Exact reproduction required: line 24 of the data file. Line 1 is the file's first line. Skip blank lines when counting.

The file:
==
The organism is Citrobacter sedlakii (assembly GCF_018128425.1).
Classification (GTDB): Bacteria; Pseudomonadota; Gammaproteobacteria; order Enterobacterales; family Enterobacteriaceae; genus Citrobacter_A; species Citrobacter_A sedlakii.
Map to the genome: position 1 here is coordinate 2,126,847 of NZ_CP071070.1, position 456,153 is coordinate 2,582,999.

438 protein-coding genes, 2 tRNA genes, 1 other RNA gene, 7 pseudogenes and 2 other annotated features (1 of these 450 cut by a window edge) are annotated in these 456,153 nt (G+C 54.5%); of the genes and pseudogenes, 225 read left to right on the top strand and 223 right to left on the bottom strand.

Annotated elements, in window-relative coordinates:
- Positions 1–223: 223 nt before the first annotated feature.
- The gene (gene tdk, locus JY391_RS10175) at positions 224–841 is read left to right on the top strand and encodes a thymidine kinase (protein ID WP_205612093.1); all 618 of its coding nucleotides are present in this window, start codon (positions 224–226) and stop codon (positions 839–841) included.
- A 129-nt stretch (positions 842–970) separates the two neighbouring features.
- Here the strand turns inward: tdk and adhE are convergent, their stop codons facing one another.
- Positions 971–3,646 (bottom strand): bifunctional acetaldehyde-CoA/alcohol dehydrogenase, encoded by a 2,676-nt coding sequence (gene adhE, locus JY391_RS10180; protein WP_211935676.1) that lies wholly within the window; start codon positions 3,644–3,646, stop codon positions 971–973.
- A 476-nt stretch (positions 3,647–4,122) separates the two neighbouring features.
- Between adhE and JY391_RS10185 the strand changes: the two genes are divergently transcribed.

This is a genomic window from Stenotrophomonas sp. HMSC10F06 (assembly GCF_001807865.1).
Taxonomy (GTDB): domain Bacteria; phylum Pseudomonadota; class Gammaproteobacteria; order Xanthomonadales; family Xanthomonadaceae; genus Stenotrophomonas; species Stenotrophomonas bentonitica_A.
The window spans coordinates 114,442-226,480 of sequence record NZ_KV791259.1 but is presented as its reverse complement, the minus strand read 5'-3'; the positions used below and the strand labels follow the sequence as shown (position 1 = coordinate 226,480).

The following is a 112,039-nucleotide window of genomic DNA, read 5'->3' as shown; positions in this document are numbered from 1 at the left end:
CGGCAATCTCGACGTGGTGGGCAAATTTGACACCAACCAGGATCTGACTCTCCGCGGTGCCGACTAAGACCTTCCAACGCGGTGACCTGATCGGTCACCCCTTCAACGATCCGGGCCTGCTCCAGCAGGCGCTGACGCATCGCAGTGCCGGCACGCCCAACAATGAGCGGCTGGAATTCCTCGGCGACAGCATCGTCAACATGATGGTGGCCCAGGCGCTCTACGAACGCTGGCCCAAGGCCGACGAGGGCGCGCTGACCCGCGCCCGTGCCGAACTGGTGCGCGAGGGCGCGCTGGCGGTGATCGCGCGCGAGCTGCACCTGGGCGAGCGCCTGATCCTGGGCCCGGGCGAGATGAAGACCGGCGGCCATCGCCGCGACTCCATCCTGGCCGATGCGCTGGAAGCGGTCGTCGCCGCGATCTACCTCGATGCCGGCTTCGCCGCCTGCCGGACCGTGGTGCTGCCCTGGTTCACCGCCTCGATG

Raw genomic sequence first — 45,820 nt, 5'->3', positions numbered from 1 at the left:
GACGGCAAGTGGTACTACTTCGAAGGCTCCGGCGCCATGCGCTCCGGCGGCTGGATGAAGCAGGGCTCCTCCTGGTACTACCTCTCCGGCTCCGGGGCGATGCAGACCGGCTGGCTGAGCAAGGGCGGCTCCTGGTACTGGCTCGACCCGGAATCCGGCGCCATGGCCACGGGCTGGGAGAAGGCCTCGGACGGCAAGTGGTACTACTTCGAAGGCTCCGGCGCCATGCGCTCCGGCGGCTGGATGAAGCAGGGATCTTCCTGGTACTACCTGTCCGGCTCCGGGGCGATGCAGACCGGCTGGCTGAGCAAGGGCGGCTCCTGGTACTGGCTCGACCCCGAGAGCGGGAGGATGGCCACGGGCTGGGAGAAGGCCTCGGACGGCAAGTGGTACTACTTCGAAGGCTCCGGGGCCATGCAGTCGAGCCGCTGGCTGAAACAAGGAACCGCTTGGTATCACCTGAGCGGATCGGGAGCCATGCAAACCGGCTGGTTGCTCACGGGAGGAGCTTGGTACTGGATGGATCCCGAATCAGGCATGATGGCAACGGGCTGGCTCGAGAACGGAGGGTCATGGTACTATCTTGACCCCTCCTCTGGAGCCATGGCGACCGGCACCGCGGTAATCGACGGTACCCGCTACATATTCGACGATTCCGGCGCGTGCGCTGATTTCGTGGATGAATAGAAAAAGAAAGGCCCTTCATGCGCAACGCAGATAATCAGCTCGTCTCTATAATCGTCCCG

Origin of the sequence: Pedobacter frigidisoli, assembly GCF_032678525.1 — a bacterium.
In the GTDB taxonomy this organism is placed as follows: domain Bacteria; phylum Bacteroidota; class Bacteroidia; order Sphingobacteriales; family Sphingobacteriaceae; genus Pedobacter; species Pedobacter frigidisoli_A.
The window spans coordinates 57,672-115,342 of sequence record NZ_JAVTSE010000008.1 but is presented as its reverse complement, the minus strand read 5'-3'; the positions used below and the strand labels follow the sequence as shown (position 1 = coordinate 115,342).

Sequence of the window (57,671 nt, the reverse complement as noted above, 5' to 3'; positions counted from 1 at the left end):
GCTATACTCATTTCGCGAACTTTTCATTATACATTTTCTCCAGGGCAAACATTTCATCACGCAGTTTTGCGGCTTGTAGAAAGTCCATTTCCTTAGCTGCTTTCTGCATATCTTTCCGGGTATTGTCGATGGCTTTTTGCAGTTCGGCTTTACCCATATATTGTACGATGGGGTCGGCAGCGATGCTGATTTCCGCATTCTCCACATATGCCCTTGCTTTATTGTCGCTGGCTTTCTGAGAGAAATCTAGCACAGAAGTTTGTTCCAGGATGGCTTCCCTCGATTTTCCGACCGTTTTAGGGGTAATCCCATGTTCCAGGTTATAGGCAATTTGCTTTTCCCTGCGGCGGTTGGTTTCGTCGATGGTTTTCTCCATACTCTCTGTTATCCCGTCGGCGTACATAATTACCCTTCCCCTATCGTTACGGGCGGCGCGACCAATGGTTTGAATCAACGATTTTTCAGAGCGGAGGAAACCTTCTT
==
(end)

GCTATACTCATTTCGCGAACTTTTCATTATACATTTTCTCCAGGGCAAACATTTCATCACGCAGTTTTGCGGCTTGTAGAAAGTCCATTTCCTTAGCTGCTTTCTGCATATCTTTCCGGGTATTGTCGATGGCTTTTTGCAGTTCGGCTTTACCCATATATTGTACGATGGGGTCGGCAGCGATGCTGATTTCCGCATTCTCCACATATGCCCTTGCTTTATTGTCGCTGGCTTTCTGAGAGAAATCTAGCACAGAAGTTTGTTCCAGGATGGCTTCCCTCGATTTTCCGACCGTTTTAGGGGTAATCCCATGTTCCAGGTTATAGGCAATTTGCTTTTCCCTGCGGCGGTTGGTTTCGTCGATGGTTTTCTCCATACTCTCTGTTATCCCGTCGGCGTACATAATTACCCTTCCCCTATCGTTACGGGCGGCGCGACCAATGGTTTGAATCAACGATTTTTCAGAGCGGAGGAAACCTTCTT